"wacky religious ideas"

I don't think most materialists really understand the consequences of their philosophy. For example, the fine-tuning of the universe to support life is vastly improbable. It shouts "design". To get around this, materialists invoke the multiverse theory where there are an infinite number of universes and some like ours can exist by chance. But actually, under the multiverse theory, it is more likely that the vast age and size of our universe is an illuison and our universe is really to 6000 years old and consist only of our solar system than it is a vast 14 billion year old universe that has the fine tuning, age and size that it seems to have. The people with "wack religioius ideas" are more rational than the materialists.

"science has no moral lessons to convey"
Albert Einstein
“You are right in speaking of the moral foundations of science, but you cannot turn around and speak of the scientific foundations of morality.”

"God is the laws of nature"

Natural laws never created anything. Lennox
Ludwig Wittgenstein
... at the basis of the whole modern view of the world lies the illusion that the so-called laws of nature are the explanations of natural phenomena.​

Albert Einstein

I believe in Spinoza's God, Who reveals Himself in the lawful harmony of the world, not in a God Who concerns Himself with the fate and the doings of mankind.​

My religiosity consists in a humble admiration of the infinitely superior spirit that reveals itself in the little that we, with our weak and transitory understanding, can comprehend of reality.
This next quote shows that Einstein's beliefs were not merely based on faith but were shaped by his experiences working as a scientist.

On the other hand, however, every one who is seriously engaged in the pursuit of science becomes convinced that the laws of nature manifest the existence of a spirit vastly superior to that of men, and one in the face of which we with our modest powers must feel humble.
Did Einstein Believe in God? by John Marsh provides a very detailed discussion demonstrating the fact that Einstein believed in God. Marsh writes:

To sum up: Einstein was – like Newton before him – deeply religious and a firm believer in a transcendent God.​

Einstein chopped and changed his views on a number of occasions, at times he confirmed his atheism and at other times he claimed deism, and he always openly rejected an intervening and personal God, although one person who was close to him who was his chauffeur, made statements that Einsten always used to sing songs he had written himself, to God.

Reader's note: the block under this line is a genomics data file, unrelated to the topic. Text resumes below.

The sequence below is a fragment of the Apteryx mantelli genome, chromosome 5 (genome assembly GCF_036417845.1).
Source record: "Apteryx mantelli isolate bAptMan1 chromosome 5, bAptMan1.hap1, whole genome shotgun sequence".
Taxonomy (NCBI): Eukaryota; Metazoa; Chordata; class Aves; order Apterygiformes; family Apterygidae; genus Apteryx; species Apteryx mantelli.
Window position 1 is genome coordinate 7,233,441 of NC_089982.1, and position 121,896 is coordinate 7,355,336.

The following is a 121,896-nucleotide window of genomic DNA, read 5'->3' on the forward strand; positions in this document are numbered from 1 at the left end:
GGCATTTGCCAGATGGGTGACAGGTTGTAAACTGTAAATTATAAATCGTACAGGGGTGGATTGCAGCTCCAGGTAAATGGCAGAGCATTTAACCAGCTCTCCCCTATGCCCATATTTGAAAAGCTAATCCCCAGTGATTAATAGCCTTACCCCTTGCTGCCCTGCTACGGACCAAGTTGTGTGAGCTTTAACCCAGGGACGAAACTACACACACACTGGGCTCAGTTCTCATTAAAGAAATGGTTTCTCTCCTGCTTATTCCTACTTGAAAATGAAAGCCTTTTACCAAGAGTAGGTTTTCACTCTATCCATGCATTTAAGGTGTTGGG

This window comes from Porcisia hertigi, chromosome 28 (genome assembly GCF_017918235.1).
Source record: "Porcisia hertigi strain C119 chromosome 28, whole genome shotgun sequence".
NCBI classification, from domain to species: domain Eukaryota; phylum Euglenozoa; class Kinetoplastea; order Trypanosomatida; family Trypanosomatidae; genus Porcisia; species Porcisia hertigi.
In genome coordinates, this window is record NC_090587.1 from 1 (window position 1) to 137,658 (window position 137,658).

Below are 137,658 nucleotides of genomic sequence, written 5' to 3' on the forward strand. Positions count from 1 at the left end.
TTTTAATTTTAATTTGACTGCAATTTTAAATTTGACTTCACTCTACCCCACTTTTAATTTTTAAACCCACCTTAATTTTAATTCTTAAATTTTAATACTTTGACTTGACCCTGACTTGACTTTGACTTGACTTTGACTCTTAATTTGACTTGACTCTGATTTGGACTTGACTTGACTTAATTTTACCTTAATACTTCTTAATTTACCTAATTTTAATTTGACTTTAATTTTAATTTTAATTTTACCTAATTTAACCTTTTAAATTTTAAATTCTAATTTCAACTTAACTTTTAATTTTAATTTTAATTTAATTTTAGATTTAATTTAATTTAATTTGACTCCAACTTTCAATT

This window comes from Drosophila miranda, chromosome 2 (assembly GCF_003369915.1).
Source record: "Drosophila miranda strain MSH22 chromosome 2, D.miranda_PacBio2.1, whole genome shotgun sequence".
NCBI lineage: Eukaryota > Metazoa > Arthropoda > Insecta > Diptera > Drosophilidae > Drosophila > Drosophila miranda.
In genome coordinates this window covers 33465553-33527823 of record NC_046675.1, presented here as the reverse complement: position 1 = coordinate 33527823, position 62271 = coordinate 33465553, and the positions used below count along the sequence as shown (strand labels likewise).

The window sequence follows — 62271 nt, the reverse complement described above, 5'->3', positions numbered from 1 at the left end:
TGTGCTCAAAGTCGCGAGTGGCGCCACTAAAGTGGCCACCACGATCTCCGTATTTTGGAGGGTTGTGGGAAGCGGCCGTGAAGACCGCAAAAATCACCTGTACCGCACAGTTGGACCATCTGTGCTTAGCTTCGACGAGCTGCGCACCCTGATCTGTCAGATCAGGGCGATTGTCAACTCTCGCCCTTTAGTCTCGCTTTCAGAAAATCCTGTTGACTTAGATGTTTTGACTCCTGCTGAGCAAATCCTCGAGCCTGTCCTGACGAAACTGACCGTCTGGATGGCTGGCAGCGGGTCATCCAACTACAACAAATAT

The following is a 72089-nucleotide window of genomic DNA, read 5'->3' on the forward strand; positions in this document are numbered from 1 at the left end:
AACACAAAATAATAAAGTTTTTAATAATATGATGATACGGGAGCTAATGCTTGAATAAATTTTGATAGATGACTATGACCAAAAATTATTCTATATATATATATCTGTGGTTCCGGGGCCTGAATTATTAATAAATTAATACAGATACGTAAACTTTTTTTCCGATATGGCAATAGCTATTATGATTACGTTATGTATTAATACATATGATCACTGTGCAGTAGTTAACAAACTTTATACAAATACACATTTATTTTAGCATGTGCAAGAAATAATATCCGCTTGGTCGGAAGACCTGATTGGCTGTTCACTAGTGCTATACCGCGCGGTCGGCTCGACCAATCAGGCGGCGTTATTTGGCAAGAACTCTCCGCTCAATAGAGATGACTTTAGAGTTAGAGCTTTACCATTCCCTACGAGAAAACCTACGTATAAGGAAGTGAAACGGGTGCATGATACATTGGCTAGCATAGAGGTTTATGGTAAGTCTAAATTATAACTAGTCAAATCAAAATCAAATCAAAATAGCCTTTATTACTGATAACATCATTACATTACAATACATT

Fair enough, erickh, and I am in a similar boat myself. But what if gnosis isn't gnosis, but more a person's gloss on gnosis? I mean, the broad outline of NDEs is similar, but in the particulars, there are differences. An Eben Alexander sees one thing, and an Anita Moorjani, another. Broadly speaking, the two experiences are reasonably congruent, but nonetheless there are differences.

Now: either the experience is the same but filtered differently, or it's actually somewhat different and experienced differently. We can never be 100% sure that either Alexander or Moorjani shared the same experience. That difference is what causes me to retain a little agnosticism.
I wonder how much the near death experience has given rise to religiosity and spirituality in the first place. Presumably over the eons people have been having these experiences of 'extended' consciousness and reporting an afterplace/life or heaven and also reporting out of body experiences objectively verifiable by others that have impressed those around them. This mix of subjective experience and objective data would be transformational on a cultural level esp. in less materialistic times. These days the 'data' doesn't seem to survive the 'its just your subjective experience' argument. And perhaps is weakened also by different subjective NDE experiences.